Study with us
For more than 40 years, the Indigenous Studies Department at the University of Manitoba has been an international leader in the field, committed to creating outstanding research, teaching and service relating to the historical and contemporary position of the Indigenous peoples of Canada. Offering a wide-ranging undergraduate program and one of only four graduate programs in Indigenous Studies in Canada our department is the second oldest program in the country (instituted in 1974).
We offer several courses that bring together traditional teachers, community members, Elders, students and professors on campus and in communities, exploring topics of mutual concern and interest, sharing knowledge and experience and conducting timely, informed research. The diversity and themed focus of the Indigenous Governance stream prepares students for a wide range of future choices and opportunities, including:
- Aboriginal community projects and initiatives coordinator
- Community liaison officer
- Conciliation/mediation officer
- First Nations housing consultant
- Legal researcher
- Police constable/RCMP officer
- Policy analyst
- Traditional community support worker
Consider Indigenous studies or languages
Students may also choose a general or advanced degree in Indigenous Studies examining the political, historical and societal processes that affect the Indigenous peoples in Canada. Language courses are offered in Cree, Anishinaabemowin (Ojibway) and Michif.
Migizii Agamik - Bald Eagle Lodge is a home-away-from-home for students, who make use of the computer lab, student lounge, gathering space and kitchen. Migizii Agamik also houses units like the Indigenous Student Centre, Indigenous Achievement and the UM Indigenous Students' Association.
The Faculty of Arts offers a four-year undergraduate degree in Indigenous governance. Students in the program must also complete a Minor in Business.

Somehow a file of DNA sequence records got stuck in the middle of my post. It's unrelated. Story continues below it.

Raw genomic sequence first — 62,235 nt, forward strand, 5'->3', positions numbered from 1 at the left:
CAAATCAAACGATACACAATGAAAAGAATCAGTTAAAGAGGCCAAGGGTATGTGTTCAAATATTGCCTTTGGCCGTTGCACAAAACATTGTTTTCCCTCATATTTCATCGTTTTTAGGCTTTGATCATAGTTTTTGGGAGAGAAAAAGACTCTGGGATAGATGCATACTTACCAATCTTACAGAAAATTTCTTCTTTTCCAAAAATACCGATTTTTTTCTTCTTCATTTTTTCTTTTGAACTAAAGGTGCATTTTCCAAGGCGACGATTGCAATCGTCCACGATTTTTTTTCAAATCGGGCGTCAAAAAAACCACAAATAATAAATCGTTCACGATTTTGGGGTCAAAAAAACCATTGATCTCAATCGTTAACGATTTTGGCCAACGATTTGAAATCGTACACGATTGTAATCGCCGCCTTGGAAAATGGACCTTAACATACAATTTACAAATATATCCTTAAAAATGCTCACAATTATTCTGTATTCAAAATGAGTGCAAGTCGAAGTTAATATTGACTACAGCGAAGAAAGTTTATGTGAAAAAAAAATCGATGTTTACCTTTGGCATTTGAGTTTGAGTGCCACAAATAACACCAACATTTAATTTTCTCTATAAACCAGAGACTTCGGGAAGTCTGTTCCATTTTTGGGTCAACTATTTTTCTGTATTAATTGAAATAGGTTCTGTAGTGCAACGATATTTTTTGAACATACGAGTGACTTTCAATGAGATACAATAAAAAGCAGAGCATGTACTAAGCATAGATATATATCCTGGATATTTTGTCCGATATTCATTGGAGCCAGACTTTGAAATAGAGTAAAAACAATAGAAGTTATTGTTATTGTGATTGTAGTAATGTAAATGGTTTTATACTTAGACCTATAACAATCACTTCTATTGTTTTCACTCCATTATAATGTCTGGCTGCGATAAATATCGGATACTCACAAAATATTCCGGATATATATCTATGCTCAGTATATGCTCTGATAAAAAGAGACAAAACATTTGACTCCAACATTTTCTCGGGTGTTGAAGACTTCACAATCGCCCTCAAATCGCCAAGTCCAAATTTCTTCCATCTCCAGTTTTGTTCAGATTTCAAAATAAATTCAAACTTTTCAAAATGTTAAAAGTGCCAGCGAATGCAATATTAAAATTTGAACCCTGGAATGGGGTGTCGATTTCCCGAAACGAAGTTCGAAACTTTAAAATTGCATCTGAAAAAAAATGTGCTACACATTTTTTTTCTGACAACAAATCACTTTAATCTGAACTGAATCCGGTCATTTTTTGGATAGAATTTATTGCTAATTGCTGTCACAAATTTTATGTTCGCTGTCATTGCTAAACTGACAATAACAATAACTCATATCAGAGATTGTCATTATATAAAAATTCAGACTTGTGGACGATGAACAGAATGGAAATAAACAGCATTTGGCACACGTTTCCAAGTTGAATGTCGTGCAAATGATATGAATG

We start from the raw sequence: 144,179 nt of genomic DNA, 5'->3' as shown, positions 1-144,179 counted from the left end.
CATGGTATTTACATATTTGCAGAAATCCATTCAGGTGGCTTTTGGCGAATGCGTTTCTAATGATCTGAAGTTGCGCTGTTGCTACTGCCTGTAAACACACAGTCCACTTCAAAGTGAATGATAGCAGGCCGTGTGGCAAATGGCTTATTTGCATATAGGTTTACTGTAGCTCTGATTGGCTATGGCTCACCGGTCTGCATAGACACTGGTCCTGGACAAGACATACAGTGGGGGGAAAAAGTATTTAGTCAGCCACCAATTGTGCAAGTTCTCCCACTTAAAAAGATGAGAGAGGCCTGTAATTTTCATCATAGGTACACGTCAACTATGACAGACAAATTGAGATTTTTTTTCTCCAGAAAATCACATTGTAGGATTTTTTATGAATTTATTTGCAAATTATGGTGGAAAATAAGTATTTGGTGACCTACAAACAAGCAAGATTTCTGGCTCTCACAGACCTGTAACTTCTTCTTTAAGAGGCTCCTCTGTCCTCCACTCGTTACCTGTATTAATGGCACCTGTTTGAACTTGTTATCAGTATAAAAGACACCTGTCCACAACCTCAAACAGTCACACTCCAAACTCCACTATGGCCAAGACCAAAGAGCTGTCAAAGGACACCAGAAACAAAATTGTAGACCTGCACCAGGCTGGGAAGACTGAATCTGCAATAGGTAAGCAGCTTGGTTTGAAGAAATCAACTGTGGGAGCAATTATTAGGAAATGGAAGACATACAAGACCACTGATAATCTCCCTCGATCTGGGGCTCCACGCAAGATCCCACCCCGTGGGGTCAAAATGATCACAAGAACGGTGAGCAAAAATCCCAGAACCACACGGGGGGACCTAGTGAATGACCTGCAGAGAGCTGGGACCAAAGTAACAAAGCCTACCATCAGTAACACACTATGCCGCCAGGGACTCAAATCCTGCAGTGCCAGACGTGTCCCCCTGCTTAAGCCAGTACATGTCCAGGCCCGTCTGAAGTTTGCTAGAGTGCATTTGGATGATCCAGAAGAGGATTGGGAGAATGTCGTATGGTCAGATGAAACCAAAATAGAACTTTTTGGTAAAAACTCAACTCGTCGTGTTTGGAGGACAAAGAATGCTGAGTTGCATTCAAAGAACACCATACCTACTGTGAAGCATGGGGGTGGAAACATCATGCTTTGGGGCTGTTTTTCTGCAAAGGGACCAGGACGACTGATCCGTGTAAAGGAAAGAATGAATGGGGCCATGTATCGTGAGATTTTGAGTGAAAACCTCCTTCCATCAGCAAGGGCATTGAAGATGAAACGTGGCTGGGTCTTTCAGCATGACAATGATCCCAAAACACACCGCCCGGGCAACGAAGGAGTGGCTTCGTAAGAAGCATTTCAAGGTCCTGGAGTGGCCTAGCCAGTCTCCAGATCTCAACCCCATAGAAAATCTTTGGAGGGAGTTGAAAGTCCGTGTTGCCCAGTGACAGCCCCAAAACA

Bachelor of Arts (Advanced)
Expected duration: 4 years
The advanced program offers a general education along with a reasonable degree of specialization in one area of study through the major.
Graduates of the advanced major program who demonstrate high academic performance may be eligible for entrance to graduate studies. The advanced degree is also well suited to students seeking to build an academic term or year of studies abroad into their undergraduate degree.
To earn a BA Advanced degree, a student must successfully complete 120 credit hours with a minimum grade point average of 2.00 in all faculty-required courses. The program requires at least 48 credit hours in a major subject area, as well as a minor field of study that includes a minimum of 18 credit hours in a subject area. In lieu of a minor, students may complete a double advanced major program.
Students should apply to enter the advanced program only after successfully completing a minimum of 24 credit hours of coursework.
You can complete this degree on a part-time basis.
Earning a minor in Arts